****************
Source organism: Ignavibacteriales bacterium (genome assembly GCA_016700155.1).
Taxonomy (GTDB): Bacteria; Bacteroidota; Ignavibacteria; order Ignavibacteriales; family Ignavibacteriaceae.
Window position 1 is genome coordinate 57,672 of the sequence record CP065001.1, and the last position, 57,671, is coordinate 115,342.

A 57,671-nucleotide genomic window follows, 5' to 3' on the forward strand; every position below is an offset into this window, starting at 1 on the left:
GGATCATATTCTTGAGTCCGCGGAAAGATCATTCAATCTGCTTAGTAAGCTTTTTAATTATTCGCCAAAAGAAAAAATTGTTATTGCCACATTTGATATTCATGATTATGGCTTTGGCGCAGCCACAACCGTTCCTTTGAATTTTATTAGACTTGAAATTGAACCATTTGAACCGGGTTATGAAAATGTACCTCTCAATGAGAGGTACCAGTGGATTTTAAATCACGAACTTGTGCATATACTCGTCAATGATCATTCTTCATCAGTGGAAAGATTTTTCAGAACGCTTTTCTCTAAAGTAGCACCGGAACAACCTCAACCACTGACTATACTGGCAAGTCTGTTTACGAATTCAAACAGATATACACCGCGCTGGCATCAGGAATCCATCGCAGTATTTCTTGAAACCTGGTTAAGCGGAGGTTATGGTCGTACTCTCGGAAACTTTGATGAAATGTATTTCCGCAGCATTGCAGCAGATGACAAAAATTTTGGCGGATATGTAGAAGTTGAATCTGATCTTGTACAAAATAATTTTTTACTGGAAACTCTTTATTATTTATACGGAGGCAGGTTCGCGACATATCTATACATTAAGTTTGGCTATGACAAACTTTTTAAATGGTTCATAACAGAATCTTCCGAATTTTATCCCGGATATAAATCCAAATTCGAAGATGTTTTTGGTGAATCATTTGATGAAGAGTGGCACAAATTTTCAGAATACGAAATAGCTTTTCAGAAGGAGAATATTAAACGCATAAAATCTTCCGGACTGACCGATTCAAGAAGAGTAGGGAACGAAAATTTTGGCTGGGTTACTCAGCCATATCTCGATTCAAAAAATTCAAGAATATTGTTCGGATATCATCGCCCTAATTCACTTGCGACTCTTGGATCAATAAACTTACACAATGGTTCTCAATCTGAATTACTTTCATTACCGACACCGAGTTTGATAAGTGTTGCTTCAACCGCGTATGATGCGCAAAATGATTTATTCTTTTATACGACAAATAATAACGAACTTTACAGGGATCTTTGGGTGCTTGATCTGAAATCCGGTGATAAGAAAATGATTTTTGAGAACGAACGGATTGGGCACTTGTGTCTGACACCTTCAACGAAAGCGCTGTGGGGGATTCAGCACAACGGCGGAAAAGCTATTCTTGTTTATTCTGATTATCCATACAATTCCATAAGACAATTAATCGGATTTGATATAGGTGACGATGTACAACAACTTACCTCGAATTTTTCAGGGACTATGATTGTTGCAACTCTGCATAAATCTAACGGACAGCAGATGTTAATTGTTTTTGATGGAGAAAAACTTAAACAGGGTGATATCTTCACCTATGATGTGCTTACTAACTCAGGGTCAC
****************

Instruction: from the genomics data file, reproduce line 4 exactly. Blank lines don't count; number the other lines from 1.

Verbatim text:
A 57,671-nucleotide genomic window follows, 5' to 3' on the forward strand; every position below is an offset into this window, starting at 1 on the left: